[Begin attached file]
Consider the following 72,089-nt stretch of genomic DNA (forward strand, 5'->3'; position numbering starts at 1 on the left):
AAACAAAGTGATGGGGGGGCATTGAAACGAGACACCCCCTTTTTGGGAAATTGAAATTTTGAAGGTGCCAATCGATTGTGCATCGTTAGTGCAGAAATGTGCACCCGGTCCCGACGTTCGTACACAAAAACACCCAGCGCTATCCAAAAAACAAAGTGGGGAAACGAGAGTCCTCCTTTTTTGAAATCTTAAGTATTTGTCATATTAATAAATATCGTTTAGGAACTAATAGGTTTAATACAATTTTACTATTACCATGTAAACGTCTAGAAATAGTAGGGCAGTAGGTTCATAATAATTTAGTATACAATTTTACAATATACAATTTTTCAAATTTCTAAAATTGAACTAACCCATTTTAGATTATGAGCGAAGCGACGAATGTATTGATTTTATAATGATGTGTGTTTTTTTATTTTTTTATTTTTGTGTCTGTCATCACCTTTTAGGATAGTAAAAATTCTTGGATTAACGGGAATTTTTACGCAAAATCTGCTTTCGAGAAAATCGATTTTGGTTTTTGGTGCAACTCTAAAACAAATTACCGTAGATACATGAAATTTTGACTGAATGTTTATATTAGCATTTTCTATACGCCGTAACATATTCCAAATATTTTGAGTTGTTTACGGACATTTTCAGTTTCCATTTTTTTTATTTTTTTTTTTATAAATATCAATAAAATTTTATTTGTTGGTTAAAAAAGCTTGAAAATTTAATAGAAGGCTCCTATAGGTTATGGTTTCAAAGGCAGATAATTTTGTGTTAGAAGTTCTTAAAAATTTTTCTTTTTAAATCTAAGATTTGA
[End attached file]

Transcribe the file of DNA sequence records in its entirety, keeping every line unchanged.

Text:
Consider the following 72,089-nt stretch of genomic DNA (forward strand, 5'->3'; position numbering starts at 1 on the left):
AAACAAAGTGATGGGGGGGCATTGAAACGAGACACCCCCTTTTTGGGAAATTGAAATTTTGAAGGTGCCAATCGATTGTGCATCGTTAGTGCAGAAATGTGCACCCGGTCCCGACGTTCGTACACAAAAACACCCAGCGCTATCCAAAAAACAAAGTGGGGAAACGAGAGTCCTCCTTTTTTGAAATCTTAAGTATTTGTCATATTAATAAATATCGTTTAGGAACTAATAGGTTTAATACAATTTTACTATTACCATGTAAACGTCTAGAAATAGTAGGGCAGTAGGTTCATAATAATTTAGTATACAATTTTACAATATACAATTTTTCAAATTTCTAAAATTGAACTAACCCATTTTAGATTATGAGCGAAGCGACGAATGTATTGATTTTATAATGATGTGTGTTTTTTTATTTTTTTATTTTTGTGTCTGTCATCACCTTTTAGGATAGTAAAAATTCTTGGATTAACGGGAATTTTTACGCAAAATCTGCTTTCGAGAAAATCGATTTTGGTTTTTGGTGCAACTCTAAAACAAATTACCGTAGATACATGAAATTTTGACTGAATGTTTATATTAGCATTTTCTATACGCCGTAACATATTCCAAATATTTTGAGTTGTTTACGGACATTTTCAGTTTCCATTTTTTTTATTTTTTTTTTTATAAATATCAATAAAATTTTATTTGTTGGTTAAAAAAGCTTGAAAATTTAATAGAAGGCTCCTATAGGTTATGGTTTCAAAGGCAGATAATTTTGTGTTAGAAGTTCTTAAAAATTTTTCTTTTTAAATCTAAGATTTGA